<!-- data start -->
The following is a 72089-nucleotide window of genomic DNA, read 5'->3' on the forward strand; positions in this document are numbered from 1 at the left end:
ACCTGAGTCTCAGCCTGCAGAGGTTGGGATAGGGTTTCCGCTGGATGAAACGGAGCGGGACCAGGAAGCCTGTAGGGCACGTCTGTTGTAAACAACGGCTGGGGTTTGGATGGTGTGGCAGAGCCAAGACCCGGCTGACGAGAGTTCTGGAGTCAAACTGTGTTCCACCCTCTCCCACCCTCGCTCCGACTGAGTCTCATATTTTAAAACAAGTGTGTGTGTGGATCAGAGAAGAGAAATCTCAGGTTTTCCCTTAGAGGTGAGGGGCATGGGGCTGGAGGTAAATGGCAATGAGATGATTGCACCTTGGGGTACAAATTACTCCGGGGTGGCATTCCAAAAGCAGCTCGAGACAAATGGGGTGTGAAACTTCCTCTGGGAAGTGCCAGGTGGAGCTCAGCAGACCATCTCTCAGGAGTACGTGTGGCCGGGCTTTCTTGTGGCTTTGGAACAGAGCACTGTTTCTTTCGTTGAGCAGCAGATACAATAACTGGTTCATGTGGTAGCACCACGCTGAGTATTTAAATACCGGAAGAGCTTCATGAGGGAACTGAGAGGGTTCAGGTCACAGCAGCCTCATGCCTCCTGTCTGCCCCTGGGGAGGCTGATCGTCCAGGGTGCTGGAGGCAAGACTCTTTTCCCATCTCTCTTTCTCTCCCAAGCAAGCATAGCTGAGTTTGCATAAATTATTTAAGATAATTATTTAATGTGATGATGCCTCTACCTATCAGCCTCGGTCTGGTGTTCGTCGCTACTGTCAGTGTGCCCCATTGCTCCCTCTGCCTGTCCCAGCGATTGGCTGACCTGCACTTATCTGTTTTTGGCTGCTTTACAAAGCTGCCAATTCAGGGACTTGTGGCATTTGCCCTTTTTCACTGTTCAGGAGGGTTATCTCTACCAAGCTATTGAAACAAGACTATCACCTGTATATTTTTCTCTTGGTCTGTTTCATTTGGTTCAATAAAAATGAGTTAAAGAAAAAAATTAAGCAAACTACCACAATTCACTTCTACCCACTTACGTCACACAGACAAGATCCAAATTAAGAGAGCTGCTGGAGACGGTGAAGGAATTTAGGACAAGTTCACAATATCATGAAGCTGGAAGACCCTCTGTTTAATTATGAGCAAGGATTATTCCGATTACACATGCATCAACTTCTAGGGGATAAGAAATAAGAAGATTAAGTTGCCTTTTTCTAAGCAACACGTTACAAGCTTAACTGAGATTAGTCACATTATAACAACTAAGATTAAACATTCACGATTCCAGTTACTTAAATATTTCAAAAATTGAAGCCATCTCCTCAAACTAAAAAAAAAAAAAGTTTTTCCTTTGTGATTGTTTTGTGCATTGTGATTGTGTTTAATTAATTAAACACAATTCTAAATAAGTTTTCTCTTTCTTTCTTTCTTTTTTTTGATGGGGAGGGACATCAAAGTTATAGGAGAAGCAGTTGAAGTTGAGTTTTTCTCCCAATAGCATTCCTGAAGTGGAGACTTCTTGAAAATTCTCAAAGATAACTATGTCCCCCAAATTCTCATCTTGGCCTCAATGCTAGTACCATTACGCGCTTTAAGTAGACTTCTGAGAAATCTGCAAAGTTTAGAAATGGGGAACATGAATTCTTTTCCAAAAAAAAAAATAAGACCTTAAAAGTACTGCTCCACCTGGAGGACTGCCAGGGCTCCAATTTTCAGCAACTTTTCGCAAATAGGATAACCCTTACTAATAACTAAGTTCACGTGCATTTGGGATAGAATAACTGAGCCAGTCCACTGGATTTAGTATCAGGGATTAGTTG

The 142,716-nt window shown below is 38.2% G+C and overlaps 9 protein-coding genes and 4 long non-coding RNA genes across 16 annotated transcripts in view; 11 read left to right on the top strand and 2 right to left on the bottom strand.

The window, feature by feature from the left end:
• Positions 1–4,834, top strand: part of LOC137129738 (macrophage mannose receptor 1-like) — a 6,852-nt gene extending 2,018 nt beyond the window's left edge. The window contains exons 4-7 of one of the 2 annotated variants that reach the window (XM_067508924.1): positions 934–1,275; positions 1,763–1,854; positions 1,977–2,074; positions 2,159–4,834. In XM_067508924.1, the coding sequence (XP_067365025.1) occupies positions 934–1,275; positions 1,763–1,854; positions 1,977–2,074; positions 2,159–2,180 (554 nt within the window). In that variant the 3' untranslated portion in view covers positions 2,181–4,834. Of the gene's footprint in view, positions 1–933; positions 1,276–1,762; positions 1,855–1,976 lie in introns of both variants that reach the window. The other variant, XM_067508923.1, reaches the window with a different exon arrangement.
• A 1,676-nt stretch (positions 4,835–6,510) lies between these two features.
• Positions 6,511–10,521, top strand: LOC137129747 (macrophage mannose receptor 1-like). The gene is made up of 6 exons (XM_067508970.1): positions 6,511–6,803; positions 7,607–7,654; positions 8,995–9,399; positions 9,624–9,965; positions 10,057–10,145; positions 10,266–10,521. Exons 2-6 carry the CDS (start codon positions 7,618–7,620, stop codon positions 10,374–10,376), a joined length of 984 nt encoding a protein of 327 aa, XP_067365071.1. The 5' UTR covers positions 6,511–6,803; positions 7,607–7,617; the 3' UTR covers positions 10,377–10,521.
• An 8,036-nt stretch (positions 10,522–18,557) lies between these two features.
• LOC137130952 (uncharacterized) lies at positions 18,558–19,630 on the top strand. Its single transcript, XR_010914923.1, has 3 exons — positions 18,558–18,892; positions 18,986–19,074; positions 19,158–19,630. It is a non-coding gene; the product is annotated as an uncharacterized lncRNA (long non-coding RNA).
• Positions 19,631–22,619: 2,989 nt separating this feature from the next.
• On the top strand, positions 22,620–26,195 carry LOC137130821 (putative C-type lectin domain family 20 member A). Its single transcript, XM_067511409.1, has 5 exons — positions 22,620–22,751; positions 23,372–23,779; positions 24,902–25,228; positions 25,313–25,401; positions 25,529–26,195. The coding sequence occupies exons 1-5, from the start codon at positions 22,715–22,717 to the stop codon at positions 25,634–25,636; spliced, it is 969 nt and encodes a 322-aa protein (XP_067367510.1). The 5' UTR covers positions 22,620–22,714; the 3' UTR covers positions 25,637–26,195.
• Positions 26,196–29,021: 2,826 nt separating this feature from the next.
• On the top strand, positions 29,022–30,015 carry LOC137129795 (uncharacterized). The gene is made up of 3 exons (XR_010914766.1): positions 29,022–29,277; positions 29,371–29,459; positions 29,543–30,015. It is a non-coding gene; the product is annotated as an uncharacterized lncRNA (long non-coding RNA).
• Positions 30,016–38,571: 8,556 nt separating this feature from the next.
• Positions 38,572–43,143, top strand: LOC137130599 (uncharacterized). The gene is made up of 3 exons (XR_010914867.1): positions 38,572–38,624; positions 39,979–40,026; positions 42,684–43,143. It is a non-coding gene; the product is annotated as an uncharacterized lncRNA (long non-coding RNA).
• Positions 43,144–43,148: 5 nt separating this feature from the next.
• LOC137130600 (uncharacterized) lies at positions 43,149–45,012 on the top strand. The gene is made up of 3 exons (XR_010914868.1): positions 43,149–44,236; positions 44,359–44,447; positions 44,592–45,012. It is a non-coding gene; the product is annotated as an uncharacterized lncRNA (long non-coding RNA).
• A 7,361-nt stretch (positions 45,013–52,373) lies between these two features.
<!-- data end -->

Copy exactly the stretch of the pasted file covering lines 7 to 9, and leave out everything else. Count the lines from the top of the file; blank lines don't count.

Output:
• Positions 6,511–10,521, top strand: LOC137129747 (macrophage mannose receptor 1-like). The gene is made up of 6 exons (XM_067508970.1): positions 6,511–6,803; positions 7,607–7,654; positions 8,995–9,399; positions 9,624–9,965; positions 10,057–10,145; positions 10,266–10,521. Exons 2-6 carry the CDS (start codon positions 7,618–7,620, stop codon positions 10,374–10,376), a joined length of 984 nt encoding a protein of 327 aa, XP_067365071.1. The 5' UTR covers positions 6,511–6,803; positions 7,607–7,617; the 3' UTR covers positions 10,377–10,521.
• An 8,036-nt stretch (positions 10,522–18,557) lies between these two features.
• LOC137130952 (uncharacterized) lies at positions 18,558–19,630 on the top strand. Its single transcript, XR_010914923.1, has 3 exons — positions 18,558–18,892; positions 18,986–19,074; positions 19,158–19,630. It is a non-coding gene; the product is annotated as an uncharacterized lncRNA (long non-coding RNA).